March 23, 2006

Depot restored


Park service renovates historic station in Mojave National Preserve

By DARRELL R. SANTSCHI
The Press-Enterprise

Items from early ranching activities in the Mojave Desert are on display at Kelso Depot southeast of Baker. Greg Vojtko / The Press-Enterprise

The National Park Service on Saturday will show off the $5.5 million renovation of the historic Kelso Depot as a museum and information center for the Mojave National Preserve.

Once a Union Pacific Railroad showpiece to rival Santa Fe's rail station and Harvey House in Needles, the two-story depot southeast of Baker houses 10 exhibit rooms filled with information about desert wildlife, plant life, American Indian artifacts and rooms restored to look as they did before the depot closed in 1985.

There is even a sound-enhanced exhibit describing the nearby Kelso Dunes, where the grains of sand are polished so smooth by nature that they make a booming sound as they cascade downward during avalanches.

As many as 400 people a day have been visiting the depot since its soft opening in November, says James Woolsey, chief of resource interpretation and outreach for the 1.6-million-acre desert preserve. He expects the flow of visitors to increase after Saturday's formal dedication and grand opening.

The depot, which had been open from 9 a.m. to 5 p.m. four days a week since the soft opening, has expanded to seven days a week, he said.

Saturday's event will include tours of the nearby dunes, reminiscences by former Kelso residents and performances by cowboy poets, an American Indian band and the Needles Select Choir. Among the invited guests are U.S. Sen. Dianne Feinstein, D-Calif., and Rep. Jerry Lewis, R-Redlands, who helped secure federal funding for the renovation.

The depot was built by the Union Pacific in 1924, when extra steam locomotives were kept in Kelso to help pull trains up a 2,000-foot grade to Cima 20 miles away. The 23 upstairs rooms in the depot were railroad crew quarters. The downstairs served as everything from a ticket office and community center to laundry and restaurant.

At its peak during World War II, more than 2,000 people lived in the desert outpost of Kelso as passenger trains passed between Las Vegas and Los Angeles and freight trains carried iron ore to the Kaiser Steel plant in Fontana. Today, the trains carry no passengers, Woolsey said. An average of one train an hour passes through on the three sets of tracks.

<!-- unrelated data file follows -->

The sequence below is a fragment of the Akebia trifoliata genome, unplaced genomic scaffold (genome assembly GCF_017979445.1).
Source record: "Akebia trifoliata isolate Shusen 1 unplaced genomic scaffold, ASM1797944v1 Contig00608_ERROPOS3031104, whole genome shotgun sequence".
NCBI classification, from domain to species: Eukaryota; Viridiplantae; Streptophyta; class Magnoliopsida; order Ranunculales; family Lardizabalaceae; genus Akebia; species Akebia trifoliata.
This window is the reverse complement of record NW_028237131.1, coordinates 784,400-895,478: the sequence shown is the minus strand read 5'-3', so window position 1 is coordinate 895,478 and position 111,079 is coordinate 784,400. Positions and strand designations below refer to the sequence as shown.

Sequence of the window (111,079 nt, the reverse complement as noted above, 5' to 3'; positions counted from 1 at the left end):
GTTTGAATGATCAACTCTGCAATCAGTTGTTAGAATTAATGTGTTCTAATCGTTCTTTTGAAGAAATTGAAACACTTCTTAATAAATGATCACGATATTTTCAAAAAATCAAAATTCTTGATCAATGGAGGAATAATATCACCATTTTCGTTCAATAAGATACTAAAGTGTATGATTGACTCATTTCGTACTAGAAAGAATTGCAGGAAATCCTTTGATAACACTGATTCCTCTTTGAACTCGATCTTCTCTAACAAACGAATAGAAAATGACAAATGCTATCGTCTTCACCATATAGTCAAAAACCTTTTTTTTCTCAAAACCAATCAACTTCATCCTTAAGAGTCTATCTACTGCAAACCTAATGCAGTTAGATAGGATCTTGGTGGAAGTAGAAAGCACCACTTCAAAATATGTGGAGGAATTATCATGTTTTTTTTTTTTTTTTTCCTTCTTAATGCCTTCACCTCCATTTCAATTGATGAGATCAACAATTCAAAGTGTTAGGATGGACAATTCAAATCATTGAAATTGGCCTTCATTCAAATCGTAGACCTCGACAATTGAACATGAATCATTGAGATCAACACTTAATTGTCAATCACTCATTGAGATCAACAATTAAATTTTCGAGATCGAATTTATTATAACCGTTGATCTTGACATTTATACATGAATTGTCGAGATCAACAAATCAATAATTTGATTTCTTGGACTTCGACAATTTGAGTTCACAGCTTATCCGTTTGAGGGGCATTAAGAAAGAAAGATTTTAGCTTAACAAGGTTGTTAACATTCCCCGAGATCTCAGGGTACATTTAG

When the railroad closed the depot, vandals invaded.

"They broke all the windows, smashed the walls and painted graffiti everywhere," Woolsey said. "They took all the furniture, stripped out the fixtures and tore up the staircase."

They even stole the toilets.

"The railroad wanted to tear the place down, " Woolsey said. "They bulldozed all the old houses along here because they didn't want to take care of them.

"A lot of local folks got very upset when they proposed tearing this place down," he said. "It's a very stately building and an important piece of the history of the desert."

In the late 1980s, Union Pacific sold the depot building to the federal government for a nominal fee. The Bureau of Land Management boarded up the structure to prevent more damage until its future could be decided.

A big part of that decision was the passage in 1994 of the Desert Protection Act, which established the Mojave National Preserve.

"There was a lot of discussion about what to do" with the park, Woolsey said. "But the one thing everybody agreed on was what to do with the Kelso Depot. A visitor center was the obvious thing. It's a beautiful building. The paved roads (Kelbaker and Kelso Cima) come together here, so it's a perfect location."

The restoration of the building started in August 2002 and was completed in January 2004, said David Moore, a landscape architect for the National Park Service. He helped supervise the work.

"It was in such bad shape that they had to take the whole structure almost down to the frame," Moore said. "We had a specialist from our Denver service center do some research and he was able to come up with the original drawings of the building."

So much conduit had been run through the studs supporting the east wall of the building that the supports were weakened, he said.

"You could go up to the wall and push it and watch the whole wall wiggle," Moore said. "It was scary."

Restoration crews also discovered that the original contractor wrote his name at the top of the staircase and some workers had stuffed postcards in the walls.

Woolsey said the Park Service will install equipment in the kitchen and hopes to find a private vendor to reopen and run the restaurant. He said the Park Service will hire a third ranger to help staff the depot and is recruiting unpaid volunteers.

The depot sometimes gets a boost in visitors when traffic problems cause the California Highway Patrol to shut down Interstate 15 and reroute vehicles through Kelso, Woolsey said.

Synja Meyneken, 63, a tourist from the Netherlands, found her way to the depot recently. "We like nature and more or less go for nature parks," she said. "We were just driving around. We decided to travel for a year, so we bought a pickup truck and we're doing the states."

Meyneken's favorite part of the depot was the saddle mounted in one of the rooms surrounded by murals showing old-time cowboy life. She climbed into the saddle and her husband took her picture -- tipping the camera to just the right angle to show her and the saddle and the backdrop without revealing the absence of a horse.

Bob Carlisle, 59, and his wife, Rita, 60, pored over the exhibits, the maps and the d├ęcor. "The building is nice," he said. "I can't figure the depot yet. Why a train depot in the middle of the desert? I haven't figured it out yet."